There are more than 5 000 consultants in NHS Scotland. One, just one, has allegedly, but anonymously, told the Herald this:
The pandemic has reinforced a belief amongst NHS staff that they should be willing to “sacrifice their own health for a salary”, a consultant working on the front line of Covid care has said. The doctor said the decision to delay the second dose of the Pfizer/BioNTech vaccine coupled with insubstantial testing and PPE meant that a lot of NHS staff had “lost confidence” in public health strategy around the virus.
Remember this is:
How can we trust the words of one anonymous source? They might be having a breakdown or be Anas Sarwar’s sister-in-law.
Is this quality without the kind of background research formerly required for quality journalism?
How about this:
Healthcare workers, including those with jobs such as doctors and nurses, were not found to have higher rates of death involving COVID-19 when compared with the rate among those whose death involved COVID-19 of the same age and sex in the general population.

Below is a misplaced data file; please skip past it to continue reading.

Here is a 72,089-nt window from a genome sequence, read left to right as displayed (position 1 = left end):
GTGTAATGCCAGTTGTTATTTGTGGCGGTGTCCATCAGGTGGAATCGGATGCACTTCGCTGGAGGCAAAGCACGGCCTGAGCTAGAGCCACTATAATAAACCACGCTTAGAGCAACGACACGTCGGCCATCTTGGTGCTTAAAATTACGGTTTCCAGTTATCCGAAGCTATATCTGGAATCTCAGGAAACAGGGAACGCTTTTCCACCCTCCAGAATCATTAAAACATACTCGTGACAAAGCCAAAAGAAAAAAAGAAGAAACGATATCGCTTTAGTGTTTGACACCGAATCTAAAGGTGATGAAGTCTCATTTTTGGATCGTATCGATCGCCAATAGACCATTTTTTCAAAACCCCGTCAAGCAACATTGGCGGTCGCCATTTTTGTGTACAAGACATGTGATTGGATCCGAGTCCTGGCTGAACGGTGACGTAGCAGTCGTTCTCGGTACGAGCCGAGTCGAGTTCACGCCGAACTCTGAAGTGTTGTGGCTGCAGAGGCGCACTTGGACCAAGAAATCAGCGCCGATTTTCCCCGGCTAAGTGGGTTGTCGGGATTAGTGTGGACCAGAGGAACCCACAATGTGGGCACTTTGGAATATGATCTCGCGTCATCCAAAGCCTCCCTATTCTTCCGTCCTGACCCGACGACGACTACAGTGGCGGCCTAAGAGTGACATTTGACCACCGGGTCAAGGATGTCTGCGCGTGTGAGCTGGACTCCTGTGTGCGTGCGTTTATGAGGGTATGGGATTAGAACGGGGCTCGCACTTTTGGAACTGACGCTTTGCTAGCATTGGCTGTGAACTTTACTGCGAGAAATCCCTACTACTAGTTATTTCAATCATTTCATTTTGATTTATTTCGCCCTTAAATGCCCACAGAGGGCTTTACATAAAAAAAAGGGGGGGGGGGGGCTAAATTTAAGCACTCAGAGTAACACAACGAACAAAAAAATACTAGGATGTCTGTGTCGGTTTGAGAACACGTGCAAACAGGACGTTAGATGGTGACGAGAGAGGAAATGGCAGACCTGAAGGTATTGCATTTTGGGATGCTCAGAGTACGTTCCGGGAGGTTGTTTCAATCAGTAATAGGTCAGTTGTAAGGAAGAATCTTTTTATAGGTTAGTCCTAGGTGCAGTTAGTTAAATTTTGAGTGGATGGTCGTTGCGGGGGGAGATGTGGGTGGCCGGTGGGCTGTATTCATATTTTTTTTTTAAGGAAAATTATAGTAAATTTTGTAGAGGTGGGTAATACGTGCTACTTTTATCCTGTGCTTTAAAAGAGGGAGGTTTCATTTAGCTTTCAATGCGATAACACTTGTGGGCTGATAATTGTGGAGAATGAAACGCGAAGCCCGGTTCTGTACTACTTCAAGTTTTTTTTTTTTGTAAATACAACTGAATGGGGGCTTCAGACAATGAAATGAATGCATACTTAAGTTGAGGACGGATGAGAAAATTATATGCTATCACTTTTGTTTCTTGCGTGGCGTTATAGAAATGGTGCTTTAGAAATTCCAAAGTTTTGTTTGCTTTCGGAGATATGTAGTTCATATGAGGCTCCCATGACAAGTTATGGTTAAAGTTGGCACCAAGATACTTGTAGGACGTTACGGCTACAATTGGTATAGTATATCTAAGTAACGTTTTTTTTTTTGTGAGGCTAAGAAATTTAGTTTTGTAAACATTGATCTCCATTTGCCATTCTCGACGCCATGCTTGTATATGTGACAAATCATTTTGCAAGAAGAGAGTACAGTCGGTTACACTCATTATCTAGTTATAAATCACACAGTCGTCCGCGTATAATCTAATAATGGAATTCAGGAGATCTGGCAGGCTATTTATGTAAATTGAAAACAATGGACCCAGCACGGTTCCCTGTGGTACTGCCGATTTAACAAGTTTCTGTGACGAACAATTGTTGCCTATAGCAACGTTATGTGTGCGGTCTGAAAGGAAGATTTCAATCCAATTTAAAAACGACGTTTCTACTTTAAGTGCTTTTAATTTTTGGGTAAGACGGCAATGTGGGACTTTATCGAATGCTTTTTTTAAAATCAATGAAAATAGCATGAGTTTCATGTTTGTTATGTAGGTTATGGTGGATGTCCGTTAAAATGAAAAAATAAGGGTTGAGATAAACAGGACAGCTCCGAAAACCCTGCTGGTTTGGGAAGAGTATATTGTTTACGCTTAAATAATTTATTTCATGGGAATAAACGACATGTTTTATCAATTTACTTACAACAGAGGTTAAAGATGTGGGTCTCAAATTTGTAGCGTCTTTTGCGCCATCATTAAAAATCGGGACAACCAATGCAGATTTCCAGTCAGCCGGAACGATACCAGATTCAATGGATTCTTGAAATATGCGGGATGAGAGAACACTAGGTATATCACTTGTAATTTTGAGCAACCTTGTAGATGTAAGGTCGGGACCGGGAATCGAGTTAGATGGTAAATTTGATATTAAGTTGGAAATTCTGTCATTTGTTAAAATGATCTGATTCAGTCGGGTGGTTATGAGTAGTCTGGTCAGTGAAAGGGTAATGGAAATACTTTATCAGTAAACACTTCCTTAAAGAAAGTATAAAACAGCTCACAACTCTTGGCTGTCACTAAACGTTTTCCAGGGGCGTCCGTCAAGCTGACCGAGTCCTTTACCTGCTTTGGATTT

Compared with the rate among people of the same sex and age in England and Wales, men working in the lowest skilled occupations had the highest rate of death involving COVID-19, with 21.4 deaths per 100,000 males (225 deaths); men working as security guards had one of the highest rates, with 45.7 deaths per 100,000 (63 deaths).
In the first wave, key worker mortality was much lower in Scotland than in England.
ONS mortality statistics for England and Wales show that 237 health and care workers and 47 teachers were killed by coronavirus up to 23 April – deaths in the three weeks since are not included.
As at 5 May, we have been notified by Health Boards or the Care Inspectorate of 7 deaths of healthcare workers and 6 deaths of social care workers, related to COVID-19. We are not able to confirm how many of these staff contracted COVID-19 through their work.
The UK has 12.6 times the population of Scotland so, pro rata, we might expect 12.6 times the deaths, 164, but it is 284.